There have been multiple surveys from the likes of EY and BCG that show what Millennials most want is flexibility in where, when and how they work. Most would take a pay cut, turn down a promotion or be willing to move to manage work-life demands better. Only in Australia does the pay issue buck the trend. As a result, a key reason for moving in Australia is increased pay in line with work life balance.

Old school management styles have led to the millennial workforce feeling that having a flexible schedule leads to negative consequences. A lack of flexibility has been regularly cited as one of the top reasons in this generation for workers to quit their jobs.

Working in recruitment in a variety of different geographical areas, one of the key requirements from the millennial workforce we see focuses around work-life balance. This was increasingly uncommon in Asia until 18 months ago. The mindset of management needs to change from seeing flexibility as making an exception to the norm. The reality is that a large proportion of management are still managing the way they have been for over a decade, and a large proportion of companies and management teams have been slow to realise that the Millenials are feeling burned out; they seek a balance that a large proportion of the newer generational workforces demand.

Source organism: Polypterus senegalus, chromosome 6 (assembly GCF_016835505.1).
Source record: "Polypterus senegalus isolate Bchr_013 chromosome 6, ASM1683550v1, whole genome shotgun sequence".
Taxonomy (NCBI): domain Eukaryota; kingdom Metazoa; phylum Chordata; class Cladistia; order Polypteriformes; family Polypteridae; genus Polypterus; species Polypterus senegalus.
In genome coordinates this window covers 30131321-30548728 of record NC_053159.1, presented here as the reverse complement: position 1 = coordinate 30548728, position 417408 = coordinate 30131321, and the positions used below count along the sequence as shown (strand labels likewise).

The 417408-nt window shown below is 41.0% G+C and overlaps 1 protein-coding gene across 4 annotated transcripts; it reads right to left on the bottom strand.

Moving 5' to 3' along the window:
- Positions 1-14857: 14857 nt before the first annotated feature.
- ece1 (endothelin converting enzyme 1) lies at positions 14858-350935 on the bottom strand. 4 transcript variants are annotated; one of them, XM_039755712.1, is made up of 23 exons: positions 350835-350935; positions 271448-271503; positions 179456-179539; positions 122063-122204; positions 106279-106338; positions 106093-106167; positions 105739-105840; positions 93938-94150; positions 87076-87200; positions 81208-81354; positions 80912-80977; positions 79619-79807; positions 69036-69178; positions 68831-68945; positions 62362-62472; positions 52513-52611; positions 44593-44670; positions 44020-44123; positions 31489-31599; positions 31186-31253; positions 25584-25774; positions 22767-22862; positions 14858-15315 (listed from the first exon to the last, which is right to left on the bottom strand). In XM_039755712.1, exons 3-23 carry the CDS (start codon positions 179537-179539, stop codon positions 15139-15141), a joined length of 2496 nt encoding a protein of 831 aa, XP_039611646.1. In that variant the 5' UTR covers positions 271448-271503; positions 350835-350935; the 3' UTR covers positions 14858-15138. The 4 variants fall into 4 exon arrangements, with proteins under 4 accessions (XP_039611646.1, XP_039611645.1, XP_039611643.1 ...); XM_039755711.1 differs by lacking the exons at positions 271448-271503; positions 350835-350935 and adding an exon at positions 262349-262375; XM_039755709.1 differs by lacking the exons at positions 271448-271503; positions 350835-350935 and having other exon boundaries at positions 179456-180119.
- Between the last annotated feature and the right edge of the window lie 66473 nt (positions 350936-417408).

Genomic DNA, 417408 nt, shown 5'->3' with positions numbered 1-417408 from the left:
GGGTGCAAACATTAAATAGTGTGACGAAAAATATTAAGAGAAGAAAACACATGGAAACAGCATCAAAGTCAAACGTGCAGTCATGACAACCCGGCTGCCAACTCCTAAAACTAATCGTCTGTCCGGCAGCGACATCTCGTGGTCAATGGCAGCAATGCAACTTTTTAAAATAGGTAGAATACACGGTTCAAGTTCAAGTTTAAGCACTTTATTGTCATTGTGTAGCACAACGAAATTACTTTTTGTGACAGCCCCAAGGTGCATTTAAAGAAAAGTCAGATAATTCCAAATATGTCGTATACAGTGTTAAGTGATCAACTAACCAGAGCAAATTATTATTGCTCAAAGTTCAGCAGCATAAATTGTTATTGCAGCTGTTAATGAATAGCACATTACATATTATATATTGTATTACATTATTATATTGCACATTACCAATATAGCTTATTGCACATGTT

Today’s management teams need to navigate a tricky environment, however they also need to realise that the workforce of the future and the work of the future will be technology based, require trust, empathy, collaboration and flexibility, and that if they want to hire and retain a millennial workforce the focus is on flexibility, health and relationships in equal measure.